i've been remembering a lot of things about my family lately, things that i'd forgotten. there's the usual things always come to mind when i think about growing up -- christmas eves, Forest Friends, playing VIPER on the way to montana, the dancing marshmallow lady in the fire at Lapush, david's escapades with internets and leaders and bureaus of investigation (which catherine will never let die in social settings), phonecalls from safeway asking if david was allowed to be buying sugary cereal in his pj's late at night, early morning blueberry picking while the house was being renovated in summertime. there's things that i've heard about so much or seen pictures of that i can imagine them, even though i know i can't actually remember them -- mt baker erupting, sasha running away.
but i'd completely forgotten about family dinners. since i'd returned from prague, dinner was completely scattered. we all ate at the same time (lovely tasty mom food), but it was served on plates that were left on the counter, to be eaten alone in our rooms, usually. we never sat down together anymore. i think the disappearance of the kitchen table (made by my dad) helped with that shift. but we used to eat together.
my dad would sit near the window, my mom near the piano so that she could jump up and down if need be, i suppose. rebecca and i were on the side near the heater, while david and daniel sat near the stereo. david and daniel shared the smaller bench, because rebecca and i were older. while rebecca and i hated each other, we'd be at opposite ends of the bench -- to the absolute edge. at one point i decided i didn't want to sit on that side anymore (or maybe i decided daniel was my favourite sibling and wanted to sit near him instead of rebecca) and i started taking david's seat. there were fights, of course, but i still ended up sitting there for awhile. us kids would kick each other under the table, or we'd try to claim the most space on the stabilising board beneath the table by squashing everyone else's feet to the side. we'd make faces at each other (often the happy sailor face). if someone was drinking milk, we'd make a refined barfing "bleah" action, guaranteed to make them laugh out loud and spray milk everywhere. our parents thought we were pretty horrible to have at the table. we'd get told off for talking over each other.* even when all of us kids hated each other, we'd end up making stupid jokes, and everyone would end up laughing, albeit grudgingly. and we'd all keep it up. until we were all told off for making jokes at the table. during devotionals after dinner, we'd be making faces and trying not to be the one to laugh out loud and get everyone in trouble. once, our mom asked us what the readings were about, because she didn't think we were listening. daniel replied, "God." it became a regular joke, never to be appreciated by our mom.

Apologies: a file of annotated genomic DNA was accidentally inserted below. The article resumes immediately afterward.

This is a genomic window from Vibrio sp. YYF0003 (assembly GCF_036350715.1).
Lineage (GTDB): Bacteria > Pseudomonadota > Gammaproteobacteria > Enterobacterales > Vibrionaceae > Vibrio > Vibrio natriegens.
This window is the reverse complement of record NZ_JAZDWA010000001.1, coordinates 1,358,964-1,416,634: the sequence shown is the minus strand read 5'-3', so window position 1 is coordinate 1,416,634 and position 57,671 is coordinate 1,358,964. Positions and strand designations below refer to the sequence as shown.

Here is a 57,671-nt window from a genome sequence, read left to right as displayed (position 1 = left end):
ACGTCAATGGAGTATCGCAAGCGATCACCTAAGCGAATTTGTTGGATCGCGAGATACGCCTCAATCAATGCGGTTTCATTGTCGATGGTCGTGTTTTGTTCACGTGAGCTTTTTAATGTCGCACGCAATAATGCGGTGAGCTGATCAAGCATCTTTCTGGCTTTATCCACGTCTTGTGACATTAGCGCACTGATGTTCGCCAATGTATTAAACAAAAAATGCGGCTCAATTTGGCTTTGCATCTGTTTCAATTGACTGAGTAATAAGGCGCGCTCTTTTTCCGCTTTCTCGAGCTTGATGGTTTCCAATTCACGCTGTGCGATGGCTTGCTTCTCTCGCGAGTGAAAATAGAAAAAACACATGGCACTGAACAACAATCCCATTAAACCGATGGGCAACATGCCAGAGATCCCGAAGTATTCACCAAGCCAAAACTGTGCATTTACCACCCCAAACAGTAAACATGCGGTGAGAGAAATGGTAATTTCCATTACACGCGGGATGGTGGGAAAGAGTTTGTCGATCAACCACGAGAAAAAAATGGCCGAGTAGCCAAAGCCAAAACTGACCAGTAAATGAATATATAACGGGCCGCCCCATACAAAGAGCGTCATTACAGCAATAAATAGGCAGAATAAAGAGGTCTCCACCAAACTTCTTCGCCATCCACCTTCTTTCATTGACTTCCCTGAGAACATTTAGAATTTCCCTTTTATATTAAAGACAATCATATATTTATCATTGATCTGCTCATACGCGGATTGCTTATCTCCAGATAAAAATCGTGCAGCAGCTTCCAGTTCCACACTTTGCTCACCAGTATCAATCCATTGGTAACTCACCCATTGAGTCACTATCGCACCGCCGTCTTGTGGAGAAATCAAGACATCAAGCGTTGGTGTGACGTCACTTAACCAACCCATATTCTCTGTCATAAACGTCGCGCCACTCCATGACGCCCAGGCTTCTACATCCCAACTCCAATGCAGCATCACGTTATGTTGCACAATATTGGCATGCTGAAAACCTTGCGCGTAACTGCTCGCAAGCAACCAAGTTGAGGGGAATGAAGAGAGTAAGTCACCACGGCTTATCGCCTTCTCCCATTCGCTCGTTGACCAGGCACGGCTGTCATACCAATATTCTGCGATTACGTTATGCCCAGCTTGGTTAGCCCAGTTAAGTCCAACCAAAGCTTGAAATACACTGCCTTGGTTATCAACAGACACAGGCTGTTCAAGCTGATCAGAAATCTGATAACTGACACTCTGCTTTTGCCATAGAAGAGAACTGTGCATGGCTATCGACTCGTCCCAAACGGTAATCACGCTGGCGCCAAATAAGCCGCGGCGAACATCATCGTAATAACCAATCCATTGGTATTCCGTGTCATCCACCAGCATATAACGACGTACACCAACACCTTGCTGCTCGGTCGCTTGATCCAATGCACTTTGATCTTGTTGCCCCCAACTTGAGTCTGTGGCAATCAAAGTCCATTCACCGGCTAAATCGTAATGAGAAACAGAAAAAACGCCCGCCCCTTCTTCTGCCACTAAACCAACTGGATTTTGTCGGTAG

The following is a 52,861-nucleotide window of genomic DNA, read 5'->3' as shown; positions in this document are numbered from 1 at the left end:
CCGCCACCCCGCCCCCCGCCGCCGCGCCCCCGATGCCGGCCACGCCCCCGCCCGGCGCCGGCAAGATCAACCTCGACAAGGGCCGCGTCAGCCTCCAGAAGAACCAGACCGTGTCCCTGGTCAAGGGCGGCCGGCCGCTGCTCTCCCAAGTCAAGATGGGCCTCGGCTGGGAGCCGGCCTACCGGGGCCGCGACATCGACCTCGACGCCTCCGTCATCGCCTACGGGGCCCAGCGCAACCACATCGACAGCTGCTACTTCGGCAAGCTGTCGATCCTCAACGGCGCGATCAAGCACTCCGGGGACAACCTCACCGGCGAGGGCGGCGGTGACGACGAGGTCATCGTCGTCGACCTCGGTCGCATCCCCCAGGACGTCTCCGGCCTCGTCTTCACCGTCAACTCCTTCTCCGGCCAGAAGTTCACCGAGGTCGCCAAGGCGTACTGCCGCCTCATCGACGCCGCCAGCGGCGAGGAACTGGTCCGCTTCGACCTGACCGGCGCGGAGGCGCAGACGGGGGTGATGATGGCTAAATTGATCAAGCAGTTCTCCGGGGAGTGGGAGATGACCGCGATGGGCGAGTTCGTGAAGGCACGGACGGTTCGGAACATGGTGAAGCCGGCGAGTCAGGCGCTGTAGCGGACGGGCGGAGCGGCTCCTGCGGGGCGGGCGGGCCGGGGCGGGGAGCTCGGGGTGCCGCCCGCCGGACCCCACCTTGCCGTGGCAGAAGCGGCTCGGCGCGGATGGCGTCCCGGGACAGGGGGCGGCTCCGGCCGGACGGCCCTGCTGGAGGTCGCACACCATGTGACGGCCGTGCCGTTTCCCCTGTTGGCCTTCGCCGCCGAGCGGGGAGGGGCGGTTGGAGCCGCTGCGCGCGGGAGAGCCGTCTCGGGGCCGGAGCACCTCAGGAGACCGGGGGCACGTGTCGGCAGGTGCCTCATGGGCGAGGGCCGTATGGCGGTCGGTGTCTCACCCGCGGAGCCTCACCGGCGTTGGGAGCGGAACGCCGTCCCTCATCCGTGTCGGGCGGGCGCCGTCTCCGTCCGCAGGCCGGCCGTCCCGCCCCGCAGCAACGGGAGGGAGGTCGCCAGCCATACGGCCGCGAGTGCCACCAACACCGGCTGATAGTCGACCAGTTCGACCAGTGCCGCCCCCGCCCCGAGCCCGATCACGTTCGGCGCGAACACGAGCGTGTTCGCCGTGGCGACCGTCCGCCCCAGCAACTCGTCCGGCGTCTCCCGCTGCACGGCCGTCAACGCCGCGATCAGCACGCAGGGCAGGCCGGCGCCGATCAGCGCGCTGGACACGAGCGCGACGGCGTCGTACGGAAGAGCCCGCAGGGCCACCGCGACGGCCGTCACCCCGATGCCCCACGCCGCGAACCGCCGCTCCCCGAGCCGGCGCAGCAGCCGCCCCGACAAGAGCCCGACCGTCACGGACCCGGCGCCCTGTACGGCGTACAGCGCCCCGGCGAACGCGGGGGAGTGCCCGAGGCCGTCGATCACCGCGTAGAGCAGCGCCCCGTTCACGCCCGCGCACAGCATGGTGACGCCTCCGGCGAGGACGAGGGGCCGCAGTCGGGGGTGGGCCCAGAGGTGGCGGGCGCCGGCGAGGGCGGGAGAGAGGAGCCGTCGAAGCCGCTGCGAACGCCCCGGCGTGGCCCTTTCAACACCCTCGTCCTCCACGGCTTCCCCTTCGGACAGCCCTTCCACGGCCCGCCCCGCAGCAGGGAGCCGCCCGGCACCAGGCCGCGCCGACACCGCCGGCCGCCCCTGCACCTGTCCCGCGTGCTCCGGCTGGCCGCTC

we never started a food fight. i don't think. all of us kids all hated family dinners, i think. at least, we did most of the time. because who wants to spend time with their family, of all people?
i miss them. if only because i can't make the "bleah" face in proper company without having to explain it. or the happy sailor face. and kicking people under the table just isn't as fun as when you're trying to hide it from your parents.
* i think that's where i developed the mental image of conversation lines, and is why i find crossing conversations (where the imaginary line would make an X) hard to follow, or just downright rude. because sound follows a direct, precise line, didn't you know?